''The last life may look much like the first life - a single-celled bacterium, survivor and descendant of all that came before,'' the authors write. Finally, even the surviving microbes ''will be seared out of existence.''

The prospects of humans surviving by moving to some other habitable planet or moon aren't good, Brownlee and Ward contend, because even if such a place were found, getting there would be a huge obstacle. Various probes sent into space could survive Earth's demise, and just a few grams of material could arguably carry a DNA sample from every human, they say, but it's not likely the human species itself will survive. Long before the planet's final end, life will become quite challenging, and finally impossible, for humans.

As the sun gets hotter and grows in size, it will envelop Mercury and Venus. It is possible it will stop just short of Earth, the authors say, but the conditions still would make this a most-inhospitable planet. More likely, though, the sun will consume Earth as well, severing all the chemical bonds between molecules and sending its individual atoms out into space, perhaps eventually to form new planets. That would leave Mars as the nearest planet to the sun, and on Mars the fading sun's glow would be like that of Earth's moon.

That end is still some 7.5 billion years distant, but by then Earth will have faced a variety of ''ends'' along the way, the authors say. The last dinosaur perished long ago. Still to come are the last elephant, the last tree, the last flower, the last glacier, the last snowflake, the last ocean, the last life.

''The Life and Death of Planet Earth'' is like its predecessor, ''Rare Earth,'' in that the authors collected and distilled some of the latest scientific ideas about the Earth's place in the universe, Brownlee said. He hopes the new book, like ''Rare Earth,'' will spark widespread discussion, and give people a fundamental and realistic view of the past and future of their planet.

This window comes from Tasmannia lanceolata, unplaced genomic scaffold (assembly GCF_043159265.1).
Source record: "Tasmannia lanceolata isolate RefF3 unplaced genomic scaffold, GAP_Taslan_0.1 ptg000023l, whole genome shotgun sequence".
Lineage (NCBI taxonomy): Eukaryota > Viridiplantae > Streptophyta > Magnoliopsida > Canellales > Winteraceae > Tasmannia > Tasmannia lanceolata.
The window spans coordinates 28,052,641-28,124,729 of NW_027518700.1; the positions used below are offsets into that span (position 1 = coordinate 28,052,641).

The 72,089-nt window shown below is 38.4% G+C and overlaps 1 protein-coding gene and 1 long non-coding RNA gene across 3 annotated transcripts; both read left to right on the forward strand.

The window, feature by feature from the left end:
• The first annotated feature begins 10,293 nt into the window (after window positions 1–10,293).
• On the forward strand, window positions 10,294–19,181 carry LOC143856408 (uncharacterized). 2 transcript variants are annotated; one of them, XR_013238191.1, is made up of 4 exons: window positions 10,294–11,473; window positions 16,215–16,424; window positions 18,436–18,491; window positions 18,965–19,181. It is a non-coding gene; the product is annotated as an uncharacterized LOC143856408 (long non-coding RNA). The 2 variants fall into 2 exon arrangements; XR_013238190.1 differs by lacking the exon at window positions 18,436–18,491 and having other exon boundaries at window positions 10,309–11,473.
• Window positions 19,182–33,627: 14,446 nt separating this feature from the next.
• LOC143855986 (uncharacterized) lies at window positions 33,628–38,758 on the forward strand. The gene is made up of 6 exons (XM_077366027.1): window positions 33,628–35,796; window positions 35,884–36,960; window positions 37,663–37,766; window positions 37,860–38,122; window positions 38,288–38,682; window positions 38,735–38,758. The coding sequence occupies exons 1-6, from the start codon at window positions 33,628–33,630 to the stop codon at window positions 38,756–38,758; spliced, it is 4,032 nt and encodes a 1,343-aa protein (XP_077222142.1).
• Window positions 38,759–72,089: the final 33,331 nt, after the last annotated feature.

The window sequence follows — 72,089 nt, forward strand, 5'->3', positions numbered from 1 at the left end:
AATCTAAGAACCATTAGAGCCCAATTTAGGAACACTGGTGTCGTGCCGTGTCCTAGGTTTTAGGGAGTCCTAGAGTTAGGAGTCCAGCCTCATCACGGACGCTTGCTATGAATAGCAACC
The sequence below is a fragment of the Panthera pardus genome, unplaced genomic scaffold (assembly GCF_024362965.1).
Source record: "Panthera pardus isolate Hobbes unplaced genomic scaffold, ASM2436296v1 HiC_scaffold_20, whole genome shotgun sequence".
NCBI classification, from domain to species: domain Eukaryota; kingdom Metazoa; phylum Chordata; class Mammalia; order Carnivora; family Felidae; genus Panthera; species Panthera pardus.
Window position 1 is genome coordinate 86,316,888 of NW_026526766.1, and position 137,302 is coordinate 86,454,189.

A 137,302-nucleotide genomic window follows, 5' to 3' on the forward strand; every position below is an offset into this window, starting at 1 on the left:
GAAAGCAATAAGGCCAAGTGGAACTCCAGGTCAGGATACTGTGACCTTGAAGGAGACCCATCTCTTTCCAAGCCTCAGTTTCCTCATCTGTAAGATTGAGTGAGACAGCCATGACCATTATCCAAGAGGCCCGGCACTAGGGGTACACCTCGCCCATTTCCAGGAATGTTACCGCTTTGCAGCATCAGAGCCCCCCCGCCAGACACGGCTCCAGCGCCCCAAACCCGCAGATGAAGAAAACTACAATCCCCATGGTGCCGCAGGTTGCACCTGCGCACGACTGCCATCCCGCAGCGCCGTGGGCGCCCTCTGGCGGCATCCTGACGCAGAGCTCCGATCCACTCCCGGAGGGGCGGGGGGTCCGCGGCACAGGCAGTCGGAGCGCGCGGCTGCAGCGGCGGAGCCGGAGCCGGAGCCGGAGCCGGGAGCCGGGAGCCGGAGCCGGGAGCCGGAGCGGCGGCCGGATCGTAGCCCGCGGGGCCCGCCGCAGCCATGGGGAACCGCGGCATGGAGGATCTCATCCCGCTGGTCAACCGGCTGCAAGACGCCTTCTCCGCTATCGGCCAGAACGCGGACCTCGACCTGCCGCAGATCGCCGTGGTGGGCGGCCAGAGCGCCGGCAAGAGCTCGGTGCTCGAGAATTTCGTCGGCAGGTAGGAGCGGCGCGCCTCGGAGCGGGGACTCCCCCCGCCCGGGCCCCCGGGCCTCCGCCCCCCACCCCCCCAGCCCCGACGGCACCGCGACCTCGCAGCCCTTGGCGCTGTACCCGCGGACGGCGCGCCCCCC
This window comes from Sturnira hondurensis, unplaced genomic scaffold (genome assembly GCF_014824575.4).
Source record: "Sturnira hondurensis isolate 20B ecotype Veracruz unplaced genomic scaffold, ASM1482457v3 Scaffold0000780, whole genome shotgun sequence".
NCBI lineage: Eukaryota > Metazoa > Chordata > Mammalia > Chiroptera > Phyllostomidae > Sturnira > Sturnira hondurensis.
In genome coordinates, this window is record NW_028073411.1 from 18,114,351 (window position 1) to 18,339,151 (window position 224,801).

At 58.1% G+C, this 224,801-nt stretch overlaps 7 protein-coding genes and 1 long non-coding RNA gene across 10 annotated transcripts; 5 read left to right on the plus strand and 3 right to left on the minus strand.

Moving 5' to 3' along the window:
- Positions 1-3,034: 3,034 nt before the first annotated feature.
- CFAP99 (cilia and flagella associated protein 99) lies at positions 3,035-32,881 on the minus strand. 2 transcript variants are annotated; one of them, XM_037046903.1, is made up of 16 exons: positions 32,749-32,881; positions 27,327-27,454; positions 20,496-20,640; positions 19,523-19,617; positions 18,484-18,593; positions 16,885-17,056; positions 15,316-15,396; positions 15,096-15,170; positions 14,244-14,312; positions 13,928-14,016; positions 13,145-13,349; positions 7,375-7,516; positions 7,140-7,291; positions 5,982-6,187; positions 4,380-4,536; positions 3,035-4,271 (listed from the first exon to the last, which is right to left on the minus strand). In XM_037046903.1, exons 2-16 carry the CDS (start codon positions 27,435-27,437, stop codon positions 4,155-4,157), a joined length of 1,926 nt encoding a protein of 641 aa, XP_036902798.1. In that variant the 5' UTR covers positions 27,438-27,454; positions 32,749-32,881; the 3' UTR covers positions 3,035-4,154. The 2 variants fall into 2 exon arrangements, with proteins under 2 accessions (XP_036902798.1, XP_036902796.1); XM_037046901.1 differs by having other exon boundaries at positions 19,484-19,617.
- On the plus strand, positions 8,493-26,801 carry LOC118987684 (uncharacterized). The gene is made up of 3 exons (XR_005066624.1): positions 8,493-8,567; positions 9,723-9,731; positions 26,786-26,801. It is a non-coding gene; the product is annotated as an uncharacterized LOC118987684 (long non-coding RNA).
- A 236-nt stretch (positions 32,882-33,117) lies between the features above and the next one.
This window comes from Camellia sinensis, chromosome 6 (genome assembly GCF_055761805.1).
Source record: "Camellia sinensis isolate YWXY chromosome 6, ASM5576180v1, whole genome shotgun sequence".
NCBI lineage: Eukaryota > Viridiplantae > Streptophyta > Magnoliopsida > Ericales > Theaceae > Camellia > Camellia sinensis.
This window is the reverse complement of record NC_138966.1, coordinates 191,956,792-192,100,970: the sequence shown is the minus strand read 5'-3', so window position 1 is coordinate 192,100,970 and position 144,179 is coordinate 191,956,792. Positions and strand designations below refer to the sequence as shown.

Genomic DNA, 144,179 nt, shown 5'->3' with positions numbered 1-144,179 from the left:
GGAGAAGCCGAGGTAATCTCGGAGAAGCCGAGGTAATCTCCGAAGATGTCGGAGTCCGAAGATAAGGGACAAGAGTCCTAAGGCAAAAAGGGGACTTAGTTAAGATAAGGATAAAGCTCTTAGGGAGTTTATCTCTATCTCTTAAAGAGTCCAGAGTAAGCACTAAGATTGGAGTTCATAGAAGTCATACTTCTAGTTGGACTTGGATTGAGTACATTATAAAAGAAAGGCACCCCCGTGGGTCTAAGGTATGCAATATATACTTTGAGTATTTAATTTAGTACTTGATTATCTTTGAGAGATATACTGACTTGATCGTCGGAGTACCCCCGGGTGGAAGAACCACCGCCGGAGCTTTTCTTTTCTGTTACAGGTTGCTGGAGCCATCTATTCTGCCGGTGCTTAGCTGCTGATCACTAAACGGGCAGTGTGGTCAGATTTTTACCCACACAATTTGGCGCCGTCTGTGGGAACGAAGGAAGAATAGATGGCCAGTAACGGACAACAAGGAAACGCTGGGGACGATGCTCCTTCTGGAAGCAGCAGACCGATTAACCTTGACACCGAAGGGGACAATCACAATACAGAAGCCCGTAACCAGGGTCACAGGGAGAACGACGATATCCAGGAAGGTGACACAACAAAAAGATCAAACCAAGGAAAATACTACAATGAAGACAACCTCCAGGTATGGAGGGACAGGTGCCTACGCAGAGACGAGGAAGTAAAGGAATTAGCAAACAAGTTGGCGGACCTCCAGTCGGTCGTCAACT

''It's a healthy thing to think of the place of Earth among the other planets, and its place in the sun. The sun gave life and ultimately it will bring death.''

A high-resolution version of the Earth's Clock of Life image can be downloaded at http://www.washington.edu/newsroom/n...earthclock.jpg
__________________

__________________
Dreadsox is offline  
Old 01-13-2003, 11:13 PM   #2
Rock n' Roll Doggie
ALL ACCESS
 
speedracer's Avatar
 
Join Date: Feb 2001
Location: MD
Posts: 7,572
Local Time: 01:27 PM
And I feel fine.

(It's time I had some time alone)
__________________

__________________
speedracer is offline  
Old 01-13-2003, 11:59 PM   #3
Rock n' Roll Doggie
FOB
 
Join Date: Oct 2001
Posts: 8,876
Local Time: 06:27 PM
"Rare Earth" was a great book and convinced me that even if there is complex life elsewhere in the Universe, its so rare and far away that will never come into contact with it. This book looks good but they will never convince me that the human race won't be able to survive if were still around hundreds of millions of years from now. If the human race is still here in 10,000 years with uninterupted technology gains, will make it through anything.
__________________
STING2 is offline  
Old 01-14-2003, 12:04 AM   #4
Rock n' Roll Doggie
ALL ACCESS
 
speedracer's Avatar
 
Join Date: Feb 2001
Location: MD
Posts: 7,572
Local Time: 01:27 PM
I forget which Calvin and Hobbes book this is from, but:

Calvin: "I think the surest sign that intelligent life exists elsewhere in the universe is that none of it has tried to contact us."
__________________
speedracer is offline  
Old 01-14-2003, 11:16 AM   #5
Rock n' Roll Doggie
FOB
 
Join Date: Oct 2001